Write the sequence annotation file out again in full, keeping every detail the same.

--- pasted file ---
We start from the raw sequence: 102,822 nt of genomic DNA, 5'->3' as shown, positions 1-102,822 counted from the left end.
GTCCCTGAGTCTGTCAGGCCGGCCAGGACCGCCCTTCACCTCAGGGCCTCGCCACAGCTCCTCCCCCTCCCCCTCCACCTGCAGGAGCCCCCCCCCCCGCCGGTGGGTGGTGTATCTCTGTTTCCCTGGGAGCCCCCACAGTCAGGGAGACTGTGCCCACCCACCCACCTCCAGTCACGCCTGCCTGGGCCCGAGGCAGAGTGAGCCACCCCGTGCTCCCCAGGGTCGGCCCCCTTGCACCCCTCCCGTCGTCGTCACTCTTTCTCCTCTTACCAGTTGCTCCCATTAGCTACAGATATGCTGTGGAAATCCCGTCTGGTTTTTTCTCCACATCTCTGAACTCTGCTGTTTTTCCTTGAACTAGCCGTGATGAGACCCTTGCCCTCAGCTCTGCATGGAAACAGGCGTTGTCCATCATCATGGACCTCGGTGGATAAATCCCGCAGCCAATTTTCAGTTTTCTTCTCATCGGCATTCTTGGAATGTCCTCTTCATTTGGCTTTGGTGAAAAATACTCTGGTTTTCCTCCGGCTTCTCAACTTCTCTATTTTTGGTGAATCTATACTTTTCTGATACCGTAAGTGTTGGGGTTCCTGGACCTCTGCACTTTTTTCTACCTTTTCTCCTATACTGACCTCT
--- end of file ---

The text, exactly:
We start from the raw sequence: 102,822 nt of genomic DNA, 5'->3' as shown, positions 1-102,822 counted from the left end.
GTCCCTGAGTCTGTCAGGCCGGCCAGGACCGCCCTTCACCTCAGGGCCTCGCCACAGCTCCTCCCCCTCCCCCTCCACCTGCAGGAGCCCCCCCCCCCGCCGGTGGGTGGTGTATCTCTGTTTCCCTGGGAGCCCCCACAGTCAGGGAGACTGTGCCCACCCACCCACCTCCAGTCACGCCTGCCTGGGCCCGAGGCAGAGTGAGCCACCCCGTGCTCCCCAGGGTCGGCCCCCTTGCACCCCTCCCGTCGTCGTCACTCTTTCTCCTCTTACCAGTTGCTCCCATTAGCTACAGATATGCTGTGGAAATCCCGTCTGGTTTTTTCTCCACATCTCTGAACTCTGCTGTTTTTCCTTGAACTAGCCGTGATGAGACCCTTGCCCTCAGCTCTGCATGGAAACAGGCGTTGTCCATCATCATGGACCTCGGTGGATAAATCCCGCAGCCAATTTTCAGTTTTCTTCTCATCGGCATTCTTGGAATGTCCTCTTCATTTGGCTTTGGTGAAAAATACTCTGGTTTTCCTCCGGCTTCTCAACTTCTCTATTTTTGGTGAATCTATACTTTTCTGATACCGTAAGTGTTGGGGTTCCTGGACCTCTGCACTTTTTTCTACCTTTTCTCCTATACTGACCTCT